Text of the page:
Link to post
Share on other sites

Is it possible the large auction houses are leery of the documentation or provenance of the Goring 540? Just a question, I have no evidence whatsoever one way or the other.

Link to post
Share on other sites
Is it possible the large auction houses are leery of the documentation or provenance of the Goring 540? Just a question, I have no evidence whatsoever one way or the other.

You raise a good issue, but I sort of doubt it. This wasn't a personal vehicle that was stolen or commandeered by the Reich, it was Goring's personal vehicle, and the provenance is well documented. The car that was repossessed in 2012 was a civilian car that was, apparently, stolen from them during the war. At least, that was the basis for the court taking it away from the guy who paid $3M for it. I am still very curious how all that shook out. There must have been contracts that indemnified the auction company, but did the seller give back the buyer's money or was he smart enough to sell it without any title guarantee? And if the seller gave back the money, did he have any recourse against whomoever he bought if from? In any event, the buyer made the mistake of showing the car in Germany - probably the one place where he could have run into trouble. If he had just kept the car in the US, I think his defense as a purchaser for (extreme) value would have been very strong.

It is an interesting question, however. Apparently, the victor can keep what legitimately belonged to the defeated, but cannot acquire title to things that were stolen by the defeated. I have not heard of a Nazi-owned vehicle being claimed by his family. Has anyone else?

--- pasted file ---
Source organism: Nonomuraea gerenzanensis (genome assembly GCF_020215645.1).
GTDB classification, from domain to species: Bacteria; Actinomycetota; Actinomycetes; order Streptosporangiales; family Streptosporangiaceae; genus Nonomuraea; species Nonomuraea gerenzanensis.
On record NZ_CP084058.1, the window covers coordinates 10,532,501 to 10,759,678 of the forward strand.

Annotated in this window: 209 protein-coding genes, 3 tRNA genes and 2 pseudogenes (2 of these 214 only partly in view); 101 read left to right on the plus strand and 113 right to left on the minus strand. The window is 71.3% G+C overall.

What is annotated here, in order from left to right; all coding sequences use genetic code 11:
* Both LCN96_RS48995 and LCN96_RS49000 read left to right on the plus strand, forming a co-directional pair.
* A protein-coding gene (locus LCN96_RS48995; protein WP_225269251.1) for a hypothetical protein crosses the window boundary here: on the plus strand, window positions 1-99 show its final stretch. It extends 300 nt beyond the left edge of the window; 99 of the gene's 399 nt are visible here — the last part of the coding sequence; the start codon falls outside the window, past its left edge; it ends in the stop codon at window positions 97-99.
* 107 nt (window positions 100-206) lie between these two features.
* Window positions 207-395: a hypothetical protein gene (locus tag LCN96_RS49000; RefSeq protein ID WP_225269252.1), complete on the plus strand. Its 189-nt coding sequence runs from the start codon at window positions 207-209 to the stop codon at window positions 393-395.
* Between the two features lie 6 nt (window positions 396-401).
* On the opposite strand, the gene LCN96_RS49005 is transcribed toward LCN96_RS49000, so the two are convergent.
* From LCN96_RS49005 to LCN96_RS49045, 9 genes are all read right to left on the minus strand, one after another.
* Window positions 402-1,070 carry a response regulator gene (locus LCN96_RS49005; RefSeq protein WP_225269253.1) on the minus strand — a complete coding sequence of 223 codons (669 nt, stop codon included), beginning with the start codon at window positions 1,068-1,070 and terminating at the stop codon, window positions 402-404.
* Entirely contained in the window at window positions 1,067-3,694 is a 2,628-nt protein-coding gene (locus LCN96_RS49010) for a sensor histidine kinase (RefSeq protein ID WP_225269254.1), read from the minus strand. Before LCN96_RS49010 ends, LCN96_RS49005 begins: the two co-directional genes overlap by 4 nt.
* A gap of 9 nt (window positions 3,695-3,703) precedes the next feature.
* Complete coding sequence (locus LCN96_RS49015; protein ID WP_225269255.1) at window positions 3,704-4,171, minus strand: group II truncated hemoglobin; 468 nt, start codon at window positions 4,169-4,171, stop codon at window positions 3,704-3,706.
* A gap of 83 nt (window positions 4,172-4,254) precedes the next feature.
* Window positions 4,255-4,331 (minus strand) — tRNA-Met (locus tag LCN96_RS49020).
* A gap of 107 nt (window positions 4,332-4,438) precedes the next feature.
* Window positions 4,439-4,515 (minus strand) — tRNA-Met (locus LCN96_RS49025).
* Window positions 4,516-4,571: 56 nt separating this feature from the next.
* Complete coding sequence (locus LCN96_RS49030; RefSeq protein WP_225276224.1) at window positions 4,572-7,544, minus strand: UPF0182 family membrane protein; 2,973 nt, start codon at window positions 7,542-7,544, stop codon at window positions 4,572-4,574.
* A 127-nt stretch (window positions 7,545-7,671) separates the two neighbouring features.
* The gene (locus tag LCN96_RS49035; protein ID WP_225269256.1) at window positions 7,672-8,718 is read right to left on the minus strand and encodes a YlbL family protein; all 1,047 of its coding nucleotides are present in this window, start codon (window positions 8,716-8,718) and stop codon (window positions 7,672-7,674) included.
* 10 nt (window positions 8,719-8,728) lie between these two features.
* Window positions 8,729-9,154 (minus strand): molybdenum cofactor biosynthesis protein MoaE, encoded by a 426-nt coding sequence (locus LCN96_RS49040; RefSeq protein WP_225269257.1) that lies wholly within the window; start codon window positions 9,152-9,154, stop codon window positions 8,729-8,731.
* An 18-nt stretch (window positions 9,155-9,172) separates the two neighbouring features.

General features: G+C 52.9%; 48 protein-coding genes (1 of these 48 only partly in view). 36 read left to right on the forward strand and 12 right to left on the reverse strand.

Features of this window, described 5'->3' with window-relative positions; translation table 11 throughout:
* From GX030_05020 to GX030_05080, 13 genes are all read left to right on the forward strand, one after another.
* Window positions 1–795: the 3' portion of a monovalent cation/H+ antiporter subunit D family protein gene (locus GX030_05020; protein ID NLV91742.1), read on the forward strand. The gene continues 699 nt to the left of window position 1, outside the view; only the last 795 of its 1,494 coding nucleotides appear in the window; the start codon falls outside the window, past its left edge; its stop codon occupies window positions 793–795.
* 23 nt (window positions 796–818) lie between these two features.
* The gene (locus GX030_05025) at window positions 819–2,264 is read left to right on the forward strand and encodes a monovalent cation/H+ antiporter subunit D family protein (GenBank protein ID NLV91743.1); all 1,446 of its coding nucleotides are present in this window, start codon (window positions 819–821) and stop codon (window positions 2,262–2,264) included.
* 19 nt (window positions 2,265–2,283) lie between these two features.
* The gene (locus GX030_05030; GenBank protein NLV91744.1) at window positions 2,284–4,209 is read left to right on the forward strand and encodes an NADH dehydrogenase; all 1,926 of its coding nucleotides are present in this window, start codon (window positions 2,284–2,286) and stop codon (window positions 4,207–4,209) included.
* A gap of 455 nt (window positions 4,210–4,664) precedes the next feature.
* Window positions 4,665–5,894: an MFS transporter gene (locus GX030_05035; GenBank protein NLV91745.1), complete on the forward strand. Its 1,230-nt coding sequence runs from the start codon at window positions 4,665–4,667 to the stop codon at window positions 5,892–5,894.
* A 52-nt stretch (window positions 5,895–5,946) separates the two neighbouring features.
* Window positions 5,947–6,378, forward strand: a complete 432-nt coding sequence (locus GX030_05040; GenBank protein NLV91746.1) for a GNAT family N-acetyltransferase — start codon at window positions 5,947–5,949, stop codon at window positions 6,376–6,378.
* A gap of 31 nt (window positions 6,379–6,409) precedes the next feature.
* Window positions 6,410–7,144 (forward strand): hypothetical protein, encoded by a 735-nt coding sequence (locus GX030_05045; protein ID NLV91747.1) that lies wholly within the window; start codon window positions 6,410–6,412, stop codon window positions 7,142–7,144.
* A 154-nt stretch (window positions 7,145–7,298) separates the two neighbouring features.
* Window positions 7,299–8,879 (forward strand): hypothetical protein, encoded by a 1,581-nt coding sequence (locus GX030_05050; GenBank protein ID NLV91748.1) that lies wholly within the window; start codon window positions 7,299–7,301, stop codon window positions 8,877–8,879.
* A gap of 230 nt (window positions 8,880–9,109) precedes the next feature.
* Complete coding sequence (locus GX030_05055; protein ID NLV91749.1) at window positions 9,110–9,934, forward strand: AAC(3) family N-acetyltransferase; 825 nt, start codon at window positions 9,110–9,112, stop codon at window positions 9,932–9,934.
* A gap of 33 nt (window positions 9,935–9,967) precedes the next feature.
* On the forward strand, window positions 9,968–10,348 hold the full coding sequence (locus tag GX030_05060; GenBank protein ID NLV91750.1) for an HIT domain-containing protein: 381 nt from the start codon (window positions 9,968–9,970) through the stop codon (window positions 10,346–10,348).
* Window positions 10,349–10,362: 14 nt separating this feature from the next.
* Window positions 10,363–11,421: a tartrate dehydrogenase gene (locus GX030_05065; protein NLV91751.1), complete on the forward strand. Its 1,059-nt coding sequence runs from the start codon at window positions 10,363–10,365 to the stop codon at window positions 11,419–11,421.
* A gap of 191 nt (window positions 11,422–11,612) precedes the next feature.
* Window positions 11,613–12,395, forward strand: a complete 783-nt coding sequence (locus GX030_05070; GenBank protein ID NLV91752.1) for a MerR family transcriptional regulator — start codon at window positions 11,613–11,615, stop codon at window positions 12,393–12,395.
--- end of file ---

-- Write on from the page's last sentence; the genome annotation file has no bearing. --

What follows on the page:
Link to post
Share on other sites

The Rick Cole Monterey auction will feature the 540K Sport Cab A 130945. This will be the fourth time in six years it has been sold. It went from $2M to $3M between 2008-11, and stayed there in 2012. Will two more years change the price?

Link to post
Share on other sites

I am planning to be at the Concours of America this month, and Pebble Beach Concours next month. Would like to meet any of you regular PreWar M-B posters. Let me know if you're going to either show.

Link to post
Share on other sites
Craig, be sure to take pictures of any MB you see and post it here! Unfortunately I'll be stuck at work. My lone car trip may be to the ACD festival this year.

500/540K's will be my focus, and there will be at least three in the auctions - two at RM and one at Cole - and probably three or four at Pebble. I'm sure there may be some other M-B's that will catch my eye, maybe SS or SSK. The man restoring my car will be there with a Cab A belonging to his best client, fresh from restoration completed last month.

Link to post
Share on other sites